30 June 2020
With the city having recorded 10% of all positive coronavirus cases in the country over the past week, Health and Social Care Secretary Matt Hancock has announced that the UK's first full local lockdown will be applied in Leicester.
He highlighted that the seven-day infection rate in Leicester is 135 cases per 100,000 people, which is three times higher than the next highest city, and admissions to hospital are between six and 10 per day rather than around one a day at other trusts.
Targeted action at factories, workplaces and schools over the past 10 days has not worked, so, following meetings with local leaders, Public Health England (PHE), the Local Resilience Forum and the new Joint Biosecurity Centre (JBC), Mr Hancock said that further measures have been agreed to tackle the outbreak in Leicester.
Anyone in Leicester with symptoms must come forward for a test, he went on.
Extra funding will be provided to Leicester and Leicestershire councils so that they can ensure that their notices, warnings and communications are translated into all locally relevant languages.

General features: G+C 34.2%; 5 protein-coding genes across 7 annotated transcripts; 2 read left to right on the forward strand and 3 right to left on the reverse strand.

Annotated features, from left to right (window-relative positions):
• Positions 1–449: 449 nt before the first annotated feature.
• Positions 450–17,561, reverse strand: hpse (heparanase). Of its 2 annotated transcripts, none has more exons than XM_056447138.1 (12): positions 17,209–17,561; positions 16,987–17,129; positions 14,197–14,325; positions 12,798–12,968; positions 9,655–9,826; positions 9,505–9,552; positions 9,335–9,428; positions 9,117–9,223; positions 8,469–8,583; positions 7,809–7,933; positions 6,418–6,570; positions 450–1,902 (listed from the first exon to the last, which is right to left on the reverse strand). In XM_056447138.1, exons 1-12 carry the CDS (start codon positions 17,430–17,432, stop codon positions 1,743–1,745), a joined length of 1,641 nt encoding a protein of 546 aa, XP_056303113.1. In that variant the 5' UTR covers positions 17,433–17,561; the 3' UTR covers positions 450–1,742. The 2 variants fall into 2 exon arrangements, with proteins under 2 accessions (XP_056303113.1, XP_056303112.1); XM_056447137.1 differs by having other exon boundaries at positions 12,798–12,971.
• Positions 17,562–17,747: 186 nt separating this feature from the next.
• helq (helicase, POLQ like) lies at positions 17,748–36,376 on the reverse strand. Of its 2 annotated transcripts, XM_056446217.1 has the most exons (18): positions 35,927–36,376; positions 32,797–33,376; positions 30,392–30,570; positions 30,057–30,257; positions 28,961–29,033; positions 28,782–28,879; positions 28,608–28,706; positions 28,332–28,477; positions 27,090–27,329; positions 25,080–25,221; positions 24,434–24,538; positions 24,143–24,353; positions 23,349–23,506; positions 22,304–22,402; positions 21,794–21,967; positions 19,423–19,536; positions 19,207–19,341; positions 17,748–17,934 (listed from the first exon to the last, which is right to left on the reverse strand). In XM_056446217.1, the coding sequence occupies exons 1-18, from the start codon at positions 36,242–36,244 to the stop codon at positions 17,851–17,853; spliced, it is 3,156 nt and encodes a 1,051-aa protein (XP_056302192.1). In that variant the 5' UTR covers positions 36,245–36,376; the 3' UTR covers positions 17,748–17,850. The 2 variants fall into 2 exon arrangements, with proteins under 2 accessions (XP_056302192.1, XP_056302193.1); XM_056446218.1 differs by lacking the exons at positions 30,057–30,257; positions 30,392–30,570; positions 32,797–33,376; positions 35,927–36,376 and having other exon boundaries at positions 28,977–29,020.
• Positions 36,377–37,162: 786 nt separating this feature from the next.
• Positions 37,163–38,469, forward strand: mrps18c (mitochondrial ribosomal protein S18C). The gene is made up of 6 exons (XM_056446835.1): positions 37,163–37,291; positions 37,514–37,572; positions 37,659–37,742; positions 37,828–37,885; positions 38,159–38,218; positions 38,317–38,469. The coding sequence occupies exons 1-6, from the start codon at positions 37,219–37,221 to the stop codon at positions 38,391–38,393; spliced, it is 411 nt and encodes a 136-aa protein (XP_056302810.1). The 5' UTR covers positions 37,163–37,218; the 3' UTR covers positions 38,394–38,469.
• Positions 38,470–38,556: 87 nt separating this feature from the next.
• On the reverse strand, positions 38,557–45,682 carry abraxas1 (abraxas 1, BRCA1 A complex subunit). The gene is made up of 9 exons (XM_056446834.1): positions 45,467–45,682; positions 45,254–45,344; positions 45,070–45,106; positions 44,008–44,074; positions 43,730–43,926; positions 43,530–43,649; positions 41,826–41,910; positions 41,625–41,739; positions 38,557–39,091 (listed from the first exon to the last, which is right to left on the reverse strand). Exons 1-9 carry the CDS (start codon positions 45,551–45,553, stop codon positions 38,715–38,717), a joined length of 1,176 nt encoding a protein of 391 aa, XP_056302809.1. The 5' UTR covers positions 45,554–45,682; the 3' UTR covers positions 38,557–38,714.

The Health Secretary also promised to work with the workplaces that have seen clusters of cases to implement more stringently the Covid-secure workplaces guidance.
As part of the new restrictions, non-essential retail outlets will have to close from 30 June while schools will need to close from 1 July, although they will continue to take in vulnerable children and children of critical workers as they have done throughout the crisis.
“Unfortunately,” Mr Hancock said, “the clinical advice is that the relaxation of shielding measures due on 6 July cannot now take place in Leicester. We recommend to people in Leicester, stay at home as much as you can and we recommend against all but essential travel to, from and within the city.”
These specific measures will apply not just to the city of Leicester, but also to the surrounding conurbation including, for example, Oadby, Birstall and Glenfield. They will be reviewed in two weeks and will not, the Health Secretary concluded, remain in place any longer than is necessary.